Nations globally have closed borders with India due to the intensity of the second wave of COVID-19 sweeping the country.
However, Australia stands alone in the extreme ban it’s implemented, as not only has it blocked entry to noncitizens, but it’s further barred return to citizens and residents currently in India and criminalised them if they attempt re-entry.
In operation from 3 to 15 May, the India travel ban has left around 9,500 Australians stranded in a disaster zone, at a time when every Hollywood celebrity seems to have been given the greenlight to take refuge in Australia whilst avoiding the extreme virus situation in the US.
The charge of racism has been levelled against the government, which is easy to posit, as when the pandemic peaked in the US and the UK, the per capita infection rate was higher than in the South Asian country, yet no similar border restrictions, or accompanying criminal offences, applied.
Critics have further pointed out that in imposing this ban, the Morrison government is simply extending its tough border policies that usually relate to asylum seekers coming from the East.
The only difference now being its classifying its own citizens as “illegal entries”, as well as noncitizens.
On 30 April, health minister Greg Hunt imposed the Biosecurity (Human Biosecurity Emergency) (Human Coronavirus with Pandemic Potential) (Emergency Requirements—High Risk Country Travel Pause) Determination 2021 (Cth), which makes arriving in Australia within 14 days of leaving India a crime.
Aimed at Australian citizens and permanent residents attempting to re-enter Australia via a third country, the determination invokes the penalty contained in section 479 of the Biosecurity Act 2015 (Cth), which carries a maximum of 5 years imprisonment and/or a fine of $63,000.
And many have further criticised the health minister for having announced this drastic and unprecedented measure via a press release sent out at midnight on 30 April.
“Blood on his hands”
In a rare occurrence, the Morrison government has united both sides of the political divide in opposition to its ban, as those from all persuasions have spoken out against the revoking of the right of return for citizens being a step too far.
The PM appeared on Nine’s Today program on 4 May to explain that it was “absurd” to suggest he has “blood on his hands” in relation to the ban. And he asserted that it would be “highly unlikely” that anyone would be charged under the temporary laws if they were to breach them.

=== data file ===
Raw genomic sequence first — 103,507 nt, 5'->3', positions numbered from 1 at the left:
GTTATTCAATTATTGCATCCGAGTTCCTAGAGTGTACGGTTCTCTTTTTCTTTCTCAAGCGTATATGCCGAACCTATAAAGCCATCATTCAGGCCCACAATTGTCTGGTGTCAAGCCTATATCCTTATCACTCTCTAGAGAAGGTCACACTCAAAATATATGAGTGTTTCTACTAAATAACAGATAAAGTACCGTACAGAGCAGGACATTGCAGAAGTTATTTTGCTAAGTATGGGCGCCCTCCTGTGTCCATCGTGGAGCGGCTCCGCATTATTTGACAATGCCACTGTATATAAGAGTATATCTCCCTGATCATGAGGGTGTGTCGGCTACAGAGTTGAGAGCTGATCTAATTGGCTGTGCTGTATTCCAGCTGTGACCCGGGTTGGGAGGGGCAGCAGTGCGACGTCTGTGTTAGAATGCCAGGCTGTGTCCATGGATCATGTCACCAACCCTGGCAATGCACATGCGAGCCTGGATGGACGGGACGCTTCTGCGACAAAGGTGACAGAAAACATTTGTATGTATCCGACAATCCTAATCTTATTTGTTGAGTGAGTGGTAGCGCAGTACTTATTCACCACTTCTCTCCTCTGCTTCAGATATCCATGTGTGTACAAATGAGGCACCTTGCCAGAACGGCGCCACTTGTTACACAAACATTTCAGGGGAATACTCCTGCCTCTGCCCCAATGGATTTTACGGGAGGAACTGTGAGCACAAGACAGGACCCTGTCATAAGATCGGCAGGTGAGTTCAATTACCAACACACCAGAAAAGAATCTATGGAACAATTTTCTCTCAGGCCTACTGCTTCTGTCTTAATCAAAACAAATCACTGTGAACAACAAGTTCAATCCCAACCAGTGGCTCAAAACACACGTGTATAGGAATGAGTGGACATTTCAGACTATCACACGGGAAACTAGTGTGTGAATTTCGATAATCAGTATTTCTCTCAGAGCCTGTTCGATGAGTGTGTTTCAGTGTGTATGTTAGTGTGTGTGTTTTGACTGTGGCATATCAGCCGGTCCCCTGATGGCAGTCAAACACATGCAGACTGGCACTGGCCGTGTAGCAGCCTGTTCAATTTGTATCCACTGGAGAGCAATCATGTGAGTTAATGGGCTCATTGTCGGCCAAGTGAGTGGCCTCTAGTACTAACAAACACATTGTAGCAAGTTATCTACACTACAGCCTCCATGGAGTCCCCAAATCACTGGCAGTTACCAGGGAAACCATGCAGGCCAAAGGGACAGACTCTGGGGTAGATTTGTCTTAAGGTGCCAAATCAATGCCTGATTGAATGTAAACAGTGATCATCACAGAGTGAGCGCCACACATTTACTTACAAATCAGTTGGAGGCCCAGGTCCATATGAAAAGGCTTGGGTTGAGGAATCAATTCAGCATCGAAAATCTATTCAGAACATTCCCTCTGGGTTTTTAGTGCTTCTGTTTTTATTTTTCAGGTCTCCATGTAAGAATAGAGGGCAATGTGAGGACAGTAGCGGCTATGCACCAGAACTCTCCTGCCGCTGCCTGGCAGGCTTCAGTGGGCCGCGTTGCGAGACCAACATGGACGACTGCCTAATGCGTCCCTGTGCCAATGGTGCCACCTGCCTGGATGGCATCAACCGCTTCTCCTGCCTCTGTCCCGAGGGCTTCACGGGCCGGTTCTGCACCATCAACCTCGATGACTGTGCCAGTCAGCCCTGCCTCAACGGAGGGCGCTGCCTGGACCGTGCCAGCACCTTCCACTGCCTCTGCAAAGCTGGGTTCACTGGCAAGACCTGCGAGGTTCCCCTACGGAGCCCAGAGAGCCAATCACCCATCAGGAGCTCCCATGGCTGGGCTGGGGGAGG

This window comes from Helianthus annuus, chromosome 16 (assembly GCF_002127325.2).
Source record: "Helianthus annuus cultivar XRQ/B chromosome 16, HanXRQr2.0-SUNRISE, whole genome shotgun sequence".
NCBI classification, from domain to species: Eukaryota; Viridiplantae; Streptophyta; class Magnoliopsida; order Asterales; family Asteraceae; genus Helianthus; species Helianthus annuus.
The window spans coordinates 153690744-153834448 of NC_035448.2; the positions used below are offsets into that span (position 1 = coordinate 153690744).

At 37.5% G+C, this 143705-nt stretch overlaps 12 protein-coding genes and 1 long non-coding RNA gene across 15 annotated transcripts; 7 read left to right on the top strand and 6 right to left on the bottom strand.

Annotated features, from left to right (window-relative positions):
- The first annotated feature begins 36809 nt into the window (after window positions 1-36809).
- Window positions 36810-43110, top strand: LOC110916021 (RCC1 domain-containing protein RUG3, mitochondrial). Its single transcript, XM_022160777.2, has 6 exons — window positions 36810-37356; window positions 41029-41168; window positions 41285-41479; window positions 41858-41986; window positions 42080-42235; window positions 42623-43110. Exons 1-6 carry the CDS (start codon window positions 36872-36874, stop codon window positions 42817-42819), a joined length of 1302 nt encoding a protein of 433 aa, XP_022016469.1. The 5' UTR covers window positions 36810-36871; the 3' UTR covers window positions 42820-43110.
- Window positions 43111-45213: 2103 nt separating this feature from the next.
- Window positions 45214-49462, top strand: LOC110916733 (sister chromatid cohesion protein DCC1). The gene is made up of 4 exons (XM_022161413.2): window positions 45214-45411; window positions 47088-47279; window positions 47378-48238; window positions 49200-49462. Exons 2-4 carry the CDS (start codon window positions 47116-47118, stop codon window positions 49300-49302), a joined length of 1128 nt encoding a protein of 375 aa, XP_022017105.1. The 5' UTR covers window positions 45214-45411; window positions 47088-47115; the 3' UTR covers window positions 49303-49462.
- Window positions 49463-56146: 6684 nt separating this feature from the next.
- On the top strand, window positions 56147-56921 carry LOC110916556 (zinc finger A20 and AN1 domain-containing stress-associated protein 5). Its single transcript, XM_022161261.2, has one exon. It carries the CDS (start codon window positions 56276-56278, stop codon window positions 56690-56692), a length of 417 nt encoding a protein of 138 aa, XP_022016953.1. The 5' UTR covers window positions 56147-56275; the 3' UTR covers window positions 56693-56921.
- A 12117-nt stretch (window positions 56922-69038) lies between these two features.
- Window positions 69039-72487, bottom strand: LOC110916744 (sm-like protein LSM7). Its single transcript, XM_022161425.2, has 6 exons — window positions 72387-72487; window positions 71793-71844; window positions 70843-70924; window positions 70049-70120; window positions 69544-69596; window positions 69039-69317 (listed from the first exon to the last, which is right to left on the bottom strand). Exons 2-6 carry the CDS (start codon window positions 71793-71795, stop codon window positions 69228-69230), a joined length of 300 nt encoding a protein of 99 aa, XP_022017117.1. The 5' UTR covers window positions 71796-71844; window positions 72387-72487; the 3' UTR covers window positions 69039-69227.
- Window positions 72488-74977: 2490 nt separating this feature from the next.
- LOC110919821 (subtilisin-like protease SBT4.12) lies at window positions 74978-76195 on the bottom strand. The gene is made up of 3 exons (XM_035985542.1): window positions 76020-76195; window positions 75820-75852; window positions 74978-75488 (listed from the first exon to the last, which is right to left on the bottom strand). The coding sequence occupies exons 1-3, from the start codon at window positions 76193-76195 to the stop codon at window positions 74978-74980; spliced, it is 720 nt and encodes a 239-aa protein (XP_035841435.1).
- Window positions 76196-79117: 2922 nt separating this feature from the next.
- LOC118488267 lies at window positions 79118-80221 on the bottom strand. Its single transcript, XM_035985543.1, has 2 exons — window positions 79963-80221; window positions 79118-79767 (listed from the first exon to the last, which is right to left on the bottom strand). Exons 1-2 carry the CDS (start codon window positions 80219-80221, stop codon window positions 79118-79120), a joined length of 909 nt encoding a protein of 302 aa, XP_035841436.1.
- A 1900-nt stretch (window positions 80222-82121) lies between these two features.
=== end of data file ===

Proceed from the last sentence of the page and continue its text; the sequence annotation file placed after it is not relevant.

Morrison raised the border closure with China in early 2020 as another instance where his government had been forced to take tough measures during the pandemic that led to widespread condemnation.
However, the China ban didn’t apply to citizens or residents, and neither did it involve criminal offences.
The deluge of criticism has not been restricted to the Greens and Labor, as numerous Coalition MPs and even the likes of conservative commentator Andrew Bolt have condemned the ban.
And by last Friday, the prime minister had announced there would be no extension of the ban, as repatriation flights would commence on 15 May.
The authoritarian creep
Morrison’s retraction – and blatant denial – of his initial tough on borders rhetoric, following the backlash against the India ban are a little too late.
The PM has now set a precedent that under his governance citizens can potentially be criminalised for returning home, especially if they’re non-European. Although, this is hardly surprising considering his background in border politics.
As immigration minister in 2013, Morrison oversaw the implementation of Operation Sovereign Borders. These days, he has a boat shaped trophy on a desk in his office, celebrating the turning away of desperate people seeking help.
And in 2014, he drafted laws that have led to the mass deportation of Kiwi residents.
Indeed, placing such restrictions upon citizens returning from India, when no such bans were put in place in relation to nations of the Anglosphere struggling with the virus, erodes what it means to be a citizen of this country, as well as the protections the status of citizenship is supposed to entail.
The India ban also indicates to the general public, especially those of non-Anglo background, that some citizens are more Australian than others. And the restriction further leaves the local Indian community open for targeting at home as a result of this special treatment.
So, in this instance, the PM has displayed that the legislative framework the Coalition has been constructing since it took office in 2013 has developed to such an extent that not only does Fortress Australia keep out noncitizens, but it can also extend to citizens the government deems worthy.
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Paul Gregoire is a Sydney-based journalist and writer. He has a focus on human rights issues, encroachments on civil liberties, drug law reform, gender diversity and First Nations rights. Prior to Sydney Criminal Lawyers®, he wrote for VICE and was the news editor at Sydney’s City Hub.